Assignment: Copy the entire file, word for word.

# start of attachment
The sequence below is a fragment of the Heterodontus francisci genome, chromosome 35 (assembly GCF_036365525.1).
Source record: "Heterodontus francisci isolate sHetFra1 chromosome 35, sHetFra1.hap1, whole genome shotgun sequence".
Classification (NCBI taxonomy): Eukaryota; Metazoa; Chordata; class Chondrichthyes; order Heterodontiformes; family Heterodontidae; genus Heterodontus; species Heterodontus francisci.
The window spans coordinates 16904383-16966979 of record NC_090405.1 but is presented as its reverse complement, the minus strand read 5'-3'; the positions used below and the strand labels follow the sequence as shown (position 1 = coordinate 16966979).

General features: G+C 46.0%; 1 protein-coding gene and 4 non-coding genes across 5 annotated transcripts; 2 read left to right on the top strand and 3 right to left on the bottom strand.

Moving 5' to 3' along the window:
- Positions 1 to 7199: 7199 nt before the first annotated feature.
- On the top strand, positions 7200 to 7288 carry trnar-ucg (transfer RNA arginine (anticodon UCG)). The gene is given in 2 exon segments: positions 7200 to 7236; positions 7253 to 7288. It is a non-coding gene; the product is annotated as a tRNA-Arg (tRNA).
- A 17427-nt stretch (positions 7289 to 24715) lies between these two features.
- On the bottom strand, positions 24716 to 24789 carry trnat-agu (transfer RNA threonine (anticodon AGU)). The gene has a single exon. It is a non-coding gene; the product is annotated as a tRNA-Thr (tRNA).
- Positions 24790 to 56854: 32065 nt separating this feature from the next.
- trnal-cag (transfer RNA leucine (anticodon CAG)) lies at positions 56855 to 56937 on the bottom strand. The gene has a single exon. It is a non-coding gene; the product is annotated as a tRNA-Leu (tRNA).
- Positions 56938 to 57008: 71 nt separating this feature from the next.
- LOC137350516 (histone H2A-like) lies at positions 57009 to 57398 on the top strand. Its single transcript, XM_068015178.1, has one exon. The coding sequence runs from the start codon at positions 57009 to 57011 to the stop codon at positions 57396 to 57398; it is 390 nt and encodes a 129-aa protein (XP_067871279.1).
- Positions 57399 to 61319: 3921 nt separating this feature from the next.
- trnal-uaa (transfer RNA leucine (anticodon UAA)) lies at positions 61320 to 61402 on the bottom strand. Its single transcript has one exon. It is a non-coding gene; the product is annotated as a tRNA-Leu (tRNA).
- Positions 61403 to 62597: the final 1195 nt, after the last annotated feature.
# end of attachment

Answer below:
The sequence below is a fragment of the Heterodontus francisci genome, chromosome 35 (assembly GCF_036365525.1).
Source record: "Heterodontus francisci isolate sHetFra1 chromosome 35, sHetFra1.hap1, whole genome shotgun sequence".
Classification (NCBI taxonomy): Eukaryota; Metazoa; Chordata; class Chondrichthyes; order Heterodontiformes; family Heterodontidae; genus Heterodontus; species Heterodontus francisci.
The window spans coordinates 16904383-16966979 of record NC_090405.1 but is presented as its reverse complement, the minus strand read 5'-3'; the positions used below and the strand labels follow the sequence as shown (position 1 = coordinate 16966979).

General features: G+C 46.0%; 1 protein-coding gene and 4 non-coding genes across 5 annotated transcripts; 2 read left to right on the top strand and 3 right to left on the bottom strand.

Moving 5' to 3' along the window:
- Positions 1 to 7199: 7199 nt before the first annotated feature.
- On the top strand, positions 7200 to 7288 carry trnar-ucg (transfer RNA arginine (anticodon UCG)). The gene is given in 2 exon segments: positions 7200 to 7236; positions 7253 to 7288. It is a non-coding gene; the product is annotated as a tRNA-Arg (tRNA).
- A 17427-nt stretch (positions 7289 to 24715) lies between these two features.
- On the bottom strand, positions 24716 to 24789 carry trnat-agu (transfer RNA threonine (anticodon AGU)). The gene has a single exon. It is a non-coding gene; the product is annotated as a tRNA-Thr (tRNA).
- Positions 24790 to 56854: 32065 nt separating this feature from the next.
- trnal-cag (transfer RNA leucine (anticodon CAG)) lies at positions 56855 to 56937 on the bottom strand. The gene has a single exon. It is a non-coding gene; the product is annotated as a tRNA-Leu (tRNA).
- Positions 56938 to 57008: 71 nt separating this feature from the next.
- LOC137350516 (histone H2A-like) lies at positions 57009 to 57398 on the top strand. Its single transcript, XM_068015178.1, has one exon. The coding sequence runs from the start codon at positions 57009 to 57011 to the stop codon at positions 57396 to 57398; it is 390 nt and encodes a 129-aa protein (XP_067871279.1).
- Positions 57399 to 61319: 3921 nt separating this feature from the next.
- trnal-uaa (transfer RNA leucine (anticodon UAA)) lies at positions 61320 to 61402 on the bottom strand. Its single transcript has one exon. It is a non-coding gene; the product is annotated as a tRNA-Leu (tRNA).
- Positions 61403 to 62597: the final 1195 nt, after the last annotated feature.